This morning at 11 o'clock I have attacked the enemy. ... All my troops have worked wonders, but at a cost of innumerable losses. Our men got into confusion. I assembled them three times. In the end I was in danger of getting captured and had to retreat. My coat is perforated by bullets, two horses of mine have been shot dead. My misfortune is that I am still living ... Our defeat is very considerable: To me remains 3,000 men from an army of 48,000 men. At the moment in which I report all this, everyone is on the run; I am no more master of my troops. Thinking of the safety of anybody in Berlin is a good activity ... It is a cruel failure that I will not survive. The consequences of the battle will be worse than the battle itself. I do not have any more resources, and—frankly confessed—I believe that everything is lost. I will not survive the doom of my fatherland. Farewell forever!
Frederick also decided to turn over command of the army to Finck. He told this unlucky general he was sick. He named his brother as generalissimo and insisted his generals swear allegiance to his nephew, the 14-year-old Frederick William.
Before the battle, both armies had been reinforced by smaller units; by the time of the battle, the Allied forces had about 60,000 men, with another 5,000 holding Frankfurt, and the Prussians had almost 51,000. The Russians and Austrians lost about 15,000 men (approx. 5,000 killed), although some sources suggest a slightly higher number, perhaps 15,600 or 15,700, about 26 percent. Of Russian losses, half were killed. Sources differ on Prussian losses. Duffy maintains 6,000 killed and 13,000 wounded, a casualty rate of more than 37 percent. Gaston Bodart represents losses at 39 percent, and that two thirds (12,000) of the 19,000 casualties were deaths. Following the battle, the victorious Cossack troops plundered corpses and slit the throats of the wounded; this no doubt contributed to the death rate.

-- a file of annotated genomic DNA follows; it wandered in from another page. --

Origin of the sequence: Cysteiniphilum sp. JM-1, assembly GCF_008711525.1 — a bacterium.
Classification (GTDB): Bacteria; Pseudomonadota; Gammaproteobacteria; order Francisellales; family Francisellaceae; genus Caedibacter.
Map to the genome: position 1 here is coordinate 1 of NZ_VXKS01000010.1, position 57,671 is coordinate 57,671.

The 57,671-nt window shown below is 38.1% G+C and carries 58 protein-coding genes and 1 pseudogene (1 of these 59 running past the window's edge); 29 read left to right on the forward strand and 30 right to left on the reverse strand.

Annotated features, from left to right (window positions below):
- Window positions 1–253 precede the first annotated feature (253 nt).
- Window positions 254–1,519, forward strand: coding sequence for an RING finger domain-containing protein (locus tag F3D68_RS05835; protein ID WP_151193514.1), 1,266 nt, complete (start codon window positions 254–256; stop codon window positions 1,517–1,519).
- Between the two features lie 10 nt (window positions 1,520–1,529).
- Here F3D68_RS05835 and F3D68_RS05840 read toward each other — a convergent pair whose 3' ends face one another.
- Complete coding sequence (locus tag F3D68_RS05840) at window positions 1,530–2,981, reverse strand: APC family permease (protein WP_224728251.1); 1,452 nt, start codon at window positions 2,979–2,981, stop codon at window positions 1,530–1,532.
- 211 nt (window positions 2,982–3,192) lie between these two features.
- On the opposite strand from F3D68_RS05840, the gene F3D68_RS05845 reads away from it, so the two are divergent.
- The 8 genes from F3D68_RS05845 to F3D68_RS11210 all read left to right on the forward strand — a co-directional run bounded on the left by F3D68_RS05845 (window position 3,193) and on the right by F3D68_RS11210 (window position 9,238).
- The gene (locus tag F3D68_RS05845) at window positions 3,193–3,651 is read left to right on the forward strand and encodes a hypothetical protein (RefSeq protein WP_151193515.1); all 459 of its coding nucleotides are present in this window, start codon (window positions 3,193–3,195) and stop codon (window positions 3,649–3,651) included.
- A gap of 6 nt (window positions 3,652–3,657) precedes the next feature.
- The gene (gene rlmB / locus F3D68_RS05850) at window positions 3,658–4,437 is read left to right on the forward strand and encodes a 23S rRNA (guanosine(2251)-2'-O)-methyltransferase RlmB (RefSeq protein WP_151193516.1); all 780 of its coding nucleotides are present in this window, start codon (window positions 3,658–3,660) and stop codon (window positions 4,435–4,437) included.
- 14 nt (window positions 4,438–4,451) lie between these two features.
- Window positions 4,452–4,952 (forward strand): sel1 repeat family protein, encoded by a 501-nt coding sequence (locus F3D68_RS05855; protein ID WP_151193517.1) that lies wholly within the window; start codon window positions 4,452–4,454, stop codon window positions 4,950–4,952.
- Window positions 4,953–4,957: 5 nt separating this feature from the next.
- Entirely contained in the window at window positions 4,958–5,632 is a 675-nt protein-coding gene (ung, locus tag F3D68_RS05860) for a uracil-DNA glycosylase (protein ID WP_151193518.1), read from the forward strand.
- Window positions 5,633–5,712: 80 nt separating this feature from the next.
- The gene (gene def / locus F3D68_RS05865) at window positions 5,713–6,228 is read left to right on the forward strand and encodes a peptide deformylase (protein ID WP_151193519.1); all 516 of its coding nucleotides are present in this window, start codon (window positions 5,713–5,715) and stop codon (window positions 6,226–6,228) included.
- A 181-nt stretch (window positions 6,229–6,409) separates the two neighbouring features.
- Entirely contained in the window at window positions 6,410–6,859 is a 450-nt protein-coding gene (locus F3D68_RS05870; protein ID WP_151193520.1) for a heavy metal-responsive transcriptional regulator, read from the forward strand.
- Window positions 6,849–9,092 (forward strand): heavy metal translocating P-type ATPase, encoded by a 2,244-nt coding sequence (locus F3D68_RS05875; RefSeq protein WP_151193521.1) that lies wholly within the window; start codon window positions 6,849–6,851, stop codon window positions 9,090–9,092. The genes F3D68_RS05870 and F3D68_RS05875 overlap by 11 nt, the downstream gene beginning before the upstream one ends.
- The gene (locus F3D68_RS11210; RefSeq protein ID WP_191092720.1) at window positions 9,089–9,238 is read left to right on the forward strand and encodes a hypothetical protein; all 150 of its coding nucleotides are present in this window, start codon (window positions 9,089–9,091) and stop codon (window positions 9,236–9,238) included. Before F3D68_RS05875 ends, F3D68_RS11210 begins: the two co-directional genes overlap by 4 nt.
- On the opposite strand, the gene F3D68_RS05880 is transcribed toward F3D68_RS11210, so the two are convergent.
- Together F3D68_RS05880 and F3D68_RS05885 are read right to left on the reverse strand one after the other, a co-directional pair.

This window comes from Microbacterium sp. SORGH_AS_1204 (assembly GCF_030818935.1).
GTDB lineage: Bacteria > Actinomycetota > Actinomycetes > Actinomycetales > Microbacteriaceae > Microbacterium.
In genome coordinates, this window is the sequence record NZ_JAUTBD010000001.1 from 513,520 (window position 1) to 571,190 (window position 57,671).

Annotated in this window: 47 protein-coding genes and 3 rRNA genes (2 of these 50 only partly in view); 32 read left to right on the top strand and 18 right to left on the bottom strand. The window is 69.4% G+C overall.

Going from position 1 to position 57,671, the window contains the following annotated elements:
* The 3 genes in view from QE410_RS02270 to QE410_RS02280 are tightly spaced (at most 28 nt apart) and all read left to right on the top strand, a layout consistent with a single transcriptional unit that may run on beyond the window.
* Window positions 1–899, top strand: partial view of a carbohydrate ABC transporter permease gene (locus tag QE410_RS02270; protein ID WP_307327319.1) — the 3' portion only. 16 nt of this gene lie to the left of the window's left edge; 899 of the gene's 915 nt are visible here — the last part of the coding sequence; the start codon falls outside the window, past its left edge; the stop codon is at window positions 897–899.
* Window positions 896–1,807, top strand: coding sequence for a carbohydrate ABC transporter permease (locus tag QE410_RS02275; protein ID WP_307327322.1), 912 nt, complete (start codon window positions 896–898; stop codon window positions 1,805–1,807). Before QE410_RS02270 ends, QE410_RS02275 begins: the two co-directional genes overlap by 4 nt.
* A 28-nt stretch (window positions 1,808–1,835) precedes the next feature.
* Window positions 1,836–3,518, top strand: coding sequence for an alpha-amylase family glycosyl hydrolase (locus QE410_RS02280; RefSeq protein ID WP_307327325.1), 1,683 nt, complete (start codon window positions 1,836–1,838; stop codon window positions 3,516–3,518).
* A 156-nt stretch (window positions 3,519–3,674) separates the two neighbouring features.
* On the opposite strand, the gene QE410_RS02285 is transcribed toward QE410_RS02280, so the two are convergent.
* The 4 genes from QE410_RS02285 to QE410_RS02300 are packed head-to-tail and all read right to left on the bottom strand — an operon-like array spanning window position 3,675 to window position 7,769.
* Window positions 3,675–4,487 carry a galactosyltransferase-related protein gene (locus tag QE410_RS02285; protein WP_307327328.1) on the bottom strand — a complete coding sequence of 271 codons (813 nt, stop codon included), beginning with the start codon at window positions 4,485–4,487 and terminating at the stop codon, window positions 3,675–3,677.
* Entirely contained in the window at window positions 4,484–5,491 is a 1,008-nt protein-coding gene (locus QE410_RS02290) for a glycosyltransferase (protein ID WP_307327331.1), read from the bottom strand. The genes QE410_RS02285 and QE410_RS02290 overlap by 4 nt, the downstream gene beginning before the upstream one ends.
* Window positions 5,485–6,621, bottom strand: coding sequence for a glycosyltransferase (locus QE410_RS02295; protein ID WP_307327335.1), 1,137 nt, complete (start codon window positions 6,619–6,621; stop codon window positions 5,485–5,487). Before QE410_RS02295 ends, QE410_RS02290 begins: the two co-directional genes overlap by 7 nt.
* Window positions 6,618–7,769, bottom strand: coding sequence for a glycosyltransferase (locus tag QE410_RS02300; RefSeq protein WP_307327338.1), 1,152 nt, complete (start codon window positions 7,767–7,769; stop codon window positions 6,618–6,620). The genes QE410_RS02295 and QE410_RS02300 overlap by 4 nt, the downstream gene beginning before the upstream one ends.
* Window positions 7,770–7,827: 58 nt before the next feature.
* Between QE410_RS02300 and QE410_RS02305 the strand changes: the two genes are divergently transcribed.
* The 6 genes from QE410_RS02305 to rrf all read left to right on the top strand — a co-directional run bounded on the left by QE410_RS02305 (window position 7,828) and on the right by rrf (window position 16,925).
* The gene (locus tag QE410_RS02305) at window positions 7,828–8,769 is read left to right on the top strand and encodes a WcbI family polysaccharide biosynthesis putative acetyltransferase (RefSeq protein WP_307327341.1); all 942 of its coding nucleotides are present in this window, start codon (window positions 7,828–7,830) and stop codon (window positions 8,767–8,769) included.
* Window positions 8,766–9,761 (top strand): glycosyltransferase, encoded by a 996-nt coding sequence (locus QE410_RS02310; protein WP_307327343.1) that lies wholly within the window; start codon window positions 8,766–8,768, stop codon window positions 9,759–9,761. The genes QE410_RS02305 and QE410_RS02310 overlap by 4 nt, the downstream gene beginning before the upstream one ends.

The Prussians lost their entire horse artillery, an amalgam of cavalry and artillery in which the crews rode horses into battle, dragging their cannons behind them, one of Frederick's notable inventions.[Note 2] The Prussians also lost 60 percent of their cavalry, killed or wounded, animals and men. The Prussians lost 172 of their own cannons plus the 105 that they had captured from the Russians in the late morning on the Mühlberge. They also lost 27 flags and two standards.[Note 3]
Staff losses were significant. Frederick lost eight regimental colonels. Of his senior command, Seydlitz was wounded and had to relinquish command to Platen, no where near his equal in energy and nerve; Carl Heinrich von Wedel was wounded so badly that he never fought again; Georg Ludwig von Puttkamer, commander of the Puttkamer Hussars, lay among the dead. Among the dying lay Major Ewald Christian von Kleist, the famous poet of the Prussian army. Lieutenant General August Friedrich von Itzenplitz died of his wounds on 5 September, as did Prince Charles Anton August von Holstein-Beck on 12 September, and Finck's brigadier, Major General v. Klitzing, on 28 October in Stettin. Prussia was at its last gasp and Frederick despaired of preserving much of his remaining kingdom for his heir.